Contributory infringement is more common than direct infringement. Vicarious infringement can be difficult to prove because plaintiffs must demonstrate the network provider's ability and suitability to control its users. However, some ISPs have been caught because their terms of service specifically state that they can terminate a user's account for a list of violations, including copyright infringement, yet they fail to do so.

Safe Harbor for Network Providers

The DMCA (Digital Millennium Copyright Act) provides a safe harbor provision that can protect a network provider (ISP or hosting provider) from liability for copyright infringement. Other countries are similar in their requirements. Here are the conditions:

  1. The network provider has no direct knowledge or substantial reason to suspect infringement.
  2. The network provider is not receiving a financial benefit from the infringement.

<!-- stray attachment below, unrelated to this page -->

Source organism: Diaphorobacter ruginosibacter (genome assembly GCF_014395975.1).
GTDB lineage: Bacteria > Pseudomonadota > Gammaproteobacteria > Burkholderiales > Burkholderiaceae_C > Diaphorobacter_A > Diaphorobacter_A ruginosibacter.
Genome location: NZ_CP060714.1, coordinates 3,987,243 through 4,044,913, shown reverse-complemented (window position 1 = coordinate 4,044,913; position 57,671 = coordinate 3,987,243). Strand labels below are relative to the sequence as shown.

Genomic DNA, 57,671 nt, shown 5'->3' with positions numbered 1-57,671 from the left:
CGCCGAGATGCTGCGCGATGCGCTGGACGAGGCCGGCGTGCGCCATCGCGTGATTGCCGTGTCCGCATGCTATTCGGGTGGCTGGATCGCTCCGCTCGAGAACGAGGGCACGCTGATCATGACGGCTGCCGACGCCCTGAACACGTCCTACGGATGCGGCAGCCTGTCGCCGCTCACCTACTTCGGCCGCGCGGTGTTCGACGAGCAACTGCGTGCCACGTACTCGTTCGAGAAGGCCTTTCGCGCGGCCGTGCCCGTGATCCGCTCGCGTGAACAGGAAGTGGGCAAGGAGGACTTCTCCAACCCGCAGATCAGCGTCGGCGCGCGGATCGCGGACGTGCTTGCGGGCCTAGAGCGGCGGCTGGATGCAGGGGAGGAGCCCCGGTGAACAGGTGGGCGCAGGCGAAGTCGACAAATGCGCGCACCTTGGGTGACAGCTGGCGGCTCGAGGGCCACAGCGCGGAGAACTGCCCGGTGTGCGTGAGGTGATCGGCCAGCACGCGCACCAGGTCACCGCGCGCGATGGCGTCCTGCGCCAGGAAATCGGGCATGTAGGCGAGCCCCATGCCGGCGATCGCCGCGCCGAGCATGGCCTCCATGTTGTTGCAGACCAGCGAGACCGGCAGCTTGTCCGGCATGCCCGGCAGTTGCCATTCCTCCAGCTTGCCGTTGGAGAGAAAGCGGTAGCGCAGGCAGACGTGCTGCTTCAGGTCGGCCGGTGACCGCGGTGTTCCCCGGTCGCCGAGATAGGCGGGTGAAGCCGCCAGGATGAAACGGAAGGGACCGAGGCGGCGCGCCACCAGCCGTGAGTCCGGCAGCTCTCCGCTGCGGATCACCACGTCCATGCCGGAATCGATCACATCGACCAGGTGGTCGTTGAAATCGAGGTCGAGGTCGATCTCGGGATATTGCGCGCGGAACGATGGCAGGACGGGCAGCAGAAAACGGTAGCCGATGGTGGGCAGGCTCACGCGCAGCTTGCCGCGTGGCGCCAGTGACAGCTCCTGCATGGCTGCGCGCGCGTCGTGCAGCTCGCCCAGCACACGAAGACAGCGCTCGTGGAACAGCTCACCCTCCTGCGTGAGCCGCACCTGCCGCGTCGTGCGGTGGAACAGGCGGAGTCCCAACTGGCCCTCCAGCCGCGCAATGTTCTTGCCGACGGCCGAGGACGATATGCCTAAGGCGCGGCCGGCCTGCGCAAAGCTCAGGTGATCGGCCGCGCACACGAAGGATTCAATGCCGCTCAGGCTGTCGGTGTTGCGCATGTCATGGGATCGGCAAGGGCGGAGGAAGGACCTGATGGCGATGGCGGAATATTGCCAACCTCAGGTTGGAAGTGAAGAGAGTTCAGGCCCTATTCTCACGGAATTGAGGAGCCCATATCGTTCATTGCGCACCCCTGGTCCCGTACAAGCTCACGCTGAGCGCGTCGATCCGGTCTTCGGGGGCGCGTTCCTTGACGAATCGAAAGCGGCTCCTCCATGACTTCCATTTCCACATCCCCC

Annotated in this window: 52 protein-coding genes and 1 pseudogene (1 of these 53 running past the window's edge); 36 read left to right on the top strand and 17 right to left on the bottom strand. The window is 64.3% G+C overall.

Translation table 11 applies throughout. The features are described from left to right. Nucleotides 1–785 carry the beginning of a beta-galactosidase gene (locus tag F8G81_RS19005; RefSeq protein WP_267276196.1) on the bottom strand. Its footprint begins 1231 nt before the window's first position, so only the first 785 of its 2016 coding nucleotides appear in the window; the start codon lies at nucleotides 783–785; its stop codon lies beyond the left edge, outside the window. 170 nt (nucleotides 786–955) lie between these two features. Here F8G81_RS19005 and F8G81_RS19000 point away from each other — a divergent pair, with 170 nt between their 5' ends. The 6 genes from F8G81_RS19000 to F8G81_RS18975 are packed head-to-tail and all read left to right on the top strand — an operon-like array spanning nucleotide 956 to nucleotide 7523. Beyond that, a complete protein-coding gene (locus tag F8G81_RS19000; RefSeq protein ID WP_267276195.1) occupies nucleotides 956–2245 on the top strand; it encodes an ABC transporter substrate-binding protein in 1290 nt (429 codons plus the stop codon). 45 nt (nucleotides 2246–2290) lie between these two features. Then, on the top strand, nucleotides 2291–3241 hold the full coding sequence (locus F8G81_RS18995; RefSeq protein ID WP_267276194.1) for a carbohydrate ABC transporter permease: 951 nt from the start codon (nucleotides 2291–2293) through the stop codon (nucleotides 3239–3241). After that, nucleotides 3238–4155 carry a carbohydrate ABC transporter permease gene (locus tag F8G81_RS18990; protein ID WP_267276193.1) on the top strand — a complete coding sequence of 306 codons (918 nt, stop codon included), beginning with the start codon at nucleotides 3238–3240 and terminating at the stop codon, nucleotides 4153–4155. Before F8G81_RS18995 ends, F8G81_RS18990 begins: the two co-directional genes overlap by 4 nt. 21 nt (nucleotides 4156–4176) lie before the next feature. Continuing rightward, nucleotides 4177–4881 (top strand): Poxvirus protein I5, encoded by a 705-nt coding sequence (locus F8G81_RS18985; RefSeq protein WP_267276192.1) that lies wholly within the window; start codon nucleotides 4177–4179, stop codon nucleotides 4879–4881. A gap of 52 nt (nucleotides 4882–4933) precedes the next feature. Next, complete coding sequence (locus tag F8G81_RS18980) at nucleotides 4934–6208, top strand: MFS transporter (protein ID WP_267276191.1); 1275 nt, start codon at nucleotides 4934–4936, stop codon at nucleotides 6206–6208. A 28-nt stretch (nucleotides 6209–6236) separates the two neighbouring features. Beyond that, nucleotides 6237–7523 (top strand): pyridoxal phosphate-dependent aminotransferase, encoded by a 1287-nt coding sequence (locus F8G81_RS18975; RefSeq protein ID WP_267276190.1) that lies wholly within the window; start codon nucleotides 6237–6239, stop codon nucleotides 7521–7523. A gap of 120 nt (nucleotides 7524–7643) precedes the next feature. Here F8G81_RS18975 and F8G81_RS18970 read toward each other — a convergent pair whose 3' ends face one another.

3. The network provider complies with any takedown notice provisions for removing copyrighted material sent by the copyright owner or an authorized agent of the copyright owner.

However, lawsuits over the last few years have shown that the safe harbor provision has become less secure. Network providers must follow the DMCA or their country's laws verbatim if they expect safe harbor protection.

Three actions prevent network providers from being held liable for copyright and trademark Infringement.

To protect your network from potential liability, it's essential to acknowledge that some of your users may violate intellectual property laws. Here are three ways to shield yourself:

1. Adopt and communicate a copyright infringement policy to your users. 

Display the policy prominently on your website or include it in your terms of use. The policy should explain that you'll respond promptly, terminate accounts, or ban users who infringe repeatedly.

2. Adopt and communicate a copyright infringement notification policy and process. 

Display the notification policy and procedure on your website in an easy-to-locate location. Provide information about the proper process that notice to your network must follow, including your abuse address [email protected].

Since many automated reporters will automatically use the abuse address you have registered with your RIR, you should use this as your copyright address and not a unique email address.